Three men, brave and determined men, took that
final leap into a new life; complete with new titles, responsibilities, and new homes today….never to be the same again. But they prepared for this over a  seven year-span, immersed in the spiritual, biblical, and examples of those around them. They definitely had the support from family and friends, and the diocese, the church was packed!

My family came to know then Deacon Ryan last summer after the bishop appointed the newly ordained temporary deacons to posts at different parishes around the diocese.  The good deacon filled in at different events and study groups over the next several weeks.  Lucky me, I was taking the current bible study offering of the parish, Exodus, and the deacon filled in as the facilitator for a couple of sessions.  We had a blast talking with him, asking him questions and gleaning from his knowledge of the bible and all things Catholic.  Being a younger man of 27, the teens of the parish also got to know him and felt a special bond with him. Our daughters and family friend Bryan decided that they were determined to attend the ordination of their new friend when the date was set.  I agreed, so when the day came, we all got up early and headed to the big, and certainly long awaited, day’s event.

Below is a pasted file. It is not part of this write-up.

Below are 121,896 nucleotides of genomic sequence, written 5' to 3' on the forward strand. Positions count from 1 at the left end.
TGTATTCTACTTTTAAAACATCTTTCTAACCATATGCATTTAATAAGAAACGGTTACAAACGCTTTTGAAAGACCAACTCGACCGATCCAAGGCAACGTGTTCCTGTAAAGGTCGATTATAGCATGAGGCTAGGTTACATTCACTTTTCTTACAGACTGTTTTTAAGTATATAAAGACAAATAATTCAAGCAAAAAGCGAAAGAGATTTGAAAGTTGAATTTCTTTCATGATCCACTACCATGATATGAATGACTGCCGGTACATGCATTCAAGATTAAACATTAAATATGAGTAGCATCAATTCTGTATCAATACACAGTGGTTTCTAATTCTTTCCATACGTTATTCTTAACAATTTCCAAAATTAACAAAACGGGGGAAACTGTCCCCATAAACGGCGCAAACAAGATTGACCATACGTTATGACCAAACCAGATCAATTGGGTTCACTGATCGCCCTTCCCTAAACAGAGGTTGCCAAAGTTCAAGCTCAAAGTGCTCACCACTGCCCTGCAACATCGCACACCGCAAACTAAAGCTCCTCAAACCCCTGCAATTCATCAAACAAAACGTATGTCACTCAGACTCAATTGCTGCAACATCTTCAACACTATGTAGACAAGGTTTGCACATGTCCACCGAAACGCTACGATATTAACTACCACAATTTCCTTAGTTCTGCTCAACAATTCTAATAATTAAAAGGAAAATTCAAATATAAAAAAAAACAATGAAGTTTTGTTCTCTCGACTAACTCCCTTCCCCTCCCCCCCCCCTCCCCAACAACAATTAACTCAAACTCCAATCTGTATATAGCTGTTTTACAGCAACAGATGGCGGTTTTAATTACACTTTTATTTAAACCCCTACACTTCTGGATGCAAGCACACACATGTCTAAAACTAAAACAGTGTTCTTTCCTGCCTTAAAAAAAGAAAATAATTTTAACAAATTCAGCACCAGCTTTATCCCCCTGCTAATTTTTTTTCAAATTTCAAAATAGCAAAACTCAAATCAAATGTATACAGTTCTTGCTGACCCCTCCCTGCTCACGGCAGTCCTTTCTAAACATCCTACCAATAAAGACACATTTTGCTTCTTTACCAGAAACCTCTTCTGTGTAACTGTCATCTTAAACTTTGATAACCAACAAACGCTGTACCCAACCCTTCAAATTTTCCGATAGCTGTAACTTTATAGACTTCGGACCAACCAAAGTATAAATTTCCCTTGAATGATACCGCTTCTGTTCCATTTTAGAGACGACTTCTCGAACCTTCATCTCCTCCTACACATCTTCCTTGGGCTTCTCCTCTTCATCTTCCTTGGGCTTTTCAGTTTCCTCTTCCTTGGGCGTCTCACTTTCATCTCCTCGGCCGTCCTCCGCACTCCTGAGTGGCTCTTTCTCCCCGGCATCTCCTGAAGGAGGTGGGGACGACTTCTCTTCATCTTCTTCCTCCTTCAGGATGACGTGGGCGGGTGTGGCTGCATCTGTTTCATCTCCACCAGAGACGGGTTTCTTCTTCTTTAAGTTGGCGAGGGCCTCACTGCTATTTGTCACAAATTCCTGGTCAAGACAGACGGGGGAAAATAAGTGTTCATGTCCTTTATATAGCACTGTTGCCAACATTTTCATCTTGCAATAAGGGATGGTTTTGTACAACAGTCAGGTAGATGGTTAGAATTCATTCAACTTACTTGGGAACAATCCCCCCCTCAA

This may sound very strange coming from me, if you are a long-time reader of the “Pillars”, but this was my first ordination.  Yes, yes, I know, where have I been, what is the matter with me for not taking the time to attend such an amazing and important event as this in my Church, I have no excuse, other than the fact that it never occurred to me to attend one.

Anyway enough of the confession, this has been an experience that I will never forget.  All the pomp and circumstance and ceremonial traditions were beautiful and very comforting to be perfectly honest.  Our bishop was overjoyed since he had not ordained as many as 3 new priests at one time before, just one a few years ago and then last year 2 young men.  Our prayers are being answered, we are growing more and more priests!

My heart skipped a beat as the procession came down the aisle lead by the acolytes carrying candles, incense, and the crucifix; followed the seminarians along side the priests of the diocese.  It was quite a showing, a presence, so dynamic and spiritual! 

During the ceremony there were two times when all the priests present are called to show their support for these three, the first time each priest came forward and laying hands on the men individually, prayed over them and the second time by giving them each a sign of peace. This was a beautiful sign of support and approval for the ordinates.  Of course their families and friends were present also, but there cannot be a more meaningful gesture than the support of those in the frontlines already.